Medical destination market: the rules are different here
Written by Gabi Maspons on August 29, 2017
While Miami has made a science of marketing its world-class beaches, hotels and retail locations, promoting Miami as a medical destination for tourists has a different set of rules. Local health centers and the convention and visitors bureau are finding new ways to market Miami as a global health care destination.
Medical Tourism is a unique brand of tourism because it’s not always appropriate to use the same advertising channels, said Rolando Aedo, executive vice president and chief marketing officer at the Greater Miami Convention & Visitors Bureau.
“When people call our 800-number, we don’t tell them about medical procedures they can have done, but we have collateral materials in different languages if people request that information, and we refer them to the professionals,” Mr. Aedo said.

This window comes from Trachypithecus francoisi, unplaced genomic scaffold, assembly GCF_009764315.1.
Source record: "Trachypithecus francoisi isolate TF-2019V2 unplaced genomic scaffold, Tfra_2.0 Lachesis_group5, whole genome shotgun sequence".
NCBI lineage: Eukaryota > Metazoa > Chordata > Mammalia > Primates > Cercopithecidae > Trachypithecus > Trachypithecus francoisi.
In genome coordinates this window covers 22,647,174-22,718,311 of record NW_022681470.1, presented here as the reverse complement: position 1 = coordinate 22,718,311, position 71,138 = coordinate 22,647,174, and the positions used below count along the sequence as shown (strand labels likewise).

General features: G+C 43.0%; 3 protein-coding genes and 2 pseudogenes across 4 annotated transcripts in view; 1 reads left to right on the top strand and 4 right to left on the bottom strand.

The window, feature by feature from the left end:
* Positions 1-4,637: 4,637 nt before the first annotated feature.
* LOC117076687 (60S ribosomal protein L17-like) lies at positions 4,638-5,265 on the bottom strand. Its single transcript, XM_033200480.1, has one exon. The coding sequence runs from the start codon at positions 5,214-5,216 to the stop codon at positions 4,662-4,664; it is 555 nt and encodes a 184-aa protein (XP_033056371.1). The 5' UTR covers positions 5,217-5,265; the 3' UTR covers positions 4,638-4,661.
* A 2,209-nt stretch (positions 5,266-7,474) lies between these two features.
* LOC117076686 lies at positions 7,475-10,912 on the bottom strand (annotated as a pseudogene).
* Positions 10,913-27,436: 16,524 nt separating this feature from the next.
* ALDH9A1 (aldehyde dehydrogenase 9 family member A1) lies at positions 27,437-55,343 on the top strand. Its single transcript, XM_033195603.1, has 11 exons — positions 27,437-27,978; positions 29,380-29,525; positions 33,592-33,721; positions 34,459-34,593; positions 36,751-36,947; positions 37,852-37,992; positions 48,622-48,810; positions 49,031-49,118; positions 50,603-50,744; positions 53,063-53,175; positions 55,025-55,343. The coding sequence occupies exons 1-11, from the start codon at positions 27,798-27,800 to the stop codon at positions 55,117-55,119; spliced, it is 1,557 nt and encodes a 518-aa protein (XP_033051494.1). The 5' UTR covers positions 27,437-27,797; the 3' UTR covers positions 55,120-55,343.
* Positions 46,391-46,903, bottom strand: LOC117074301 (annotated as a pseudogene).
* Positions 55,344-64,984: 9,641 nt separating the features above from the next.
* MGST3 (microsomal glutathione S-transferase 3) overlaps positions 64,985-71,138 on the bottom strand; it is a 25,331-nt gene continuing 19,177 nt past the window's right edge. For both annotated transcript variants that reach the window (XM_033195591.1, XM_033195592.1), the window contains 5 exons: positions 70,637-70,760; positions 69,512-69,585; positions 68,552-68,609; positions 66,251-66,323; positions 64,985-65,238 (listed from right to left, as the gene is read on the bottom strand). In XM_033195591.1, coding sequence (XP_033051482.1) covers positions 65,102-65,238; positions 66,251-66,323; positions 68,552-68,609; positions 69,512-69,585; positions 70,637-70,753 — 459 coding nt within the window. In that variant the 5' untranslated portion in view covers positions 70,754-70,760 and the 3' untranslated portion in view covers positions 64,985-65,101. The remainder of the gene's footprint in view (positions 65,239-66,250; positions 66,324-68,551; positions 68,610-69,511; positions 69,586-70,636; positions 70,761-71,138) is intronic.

Though the bureau doesn’t actively advertise Miami’s hospitals, it promotes Miami as a medical destination by hosting meetings and conventions.
“When people come for medical care, their families stay at our hotels. They eat, drink and shop here, so it impacts our industry even though it doesn’t seem like it would,” Mr. Aedo said.
The bureau has dedicated staff charged with bringing more visitors and tourists to Miami and attracting people for meetings and conventions, Mr. Aedo said.
“The future is very bright for medical meetings in Miami,” he said. “Our health care excellence, our geography and the remodel of the Miami Beach Convention Center provide great opportunities to bring people here.”
The convention center is to open next September, and the American Health Information Management Association, a medical tech conference, is to be the first held.
The bureau sends staff to the World Medical Tourism Conference each year and runs miamihealthcare.org, a website dedicated to medical tourism, with visitor information on places to see, where to stay, things to do, events, special offers and a trip planning feature.
Baptist Health has the same approach as the bureau when it comes to promoting Baptist internationally: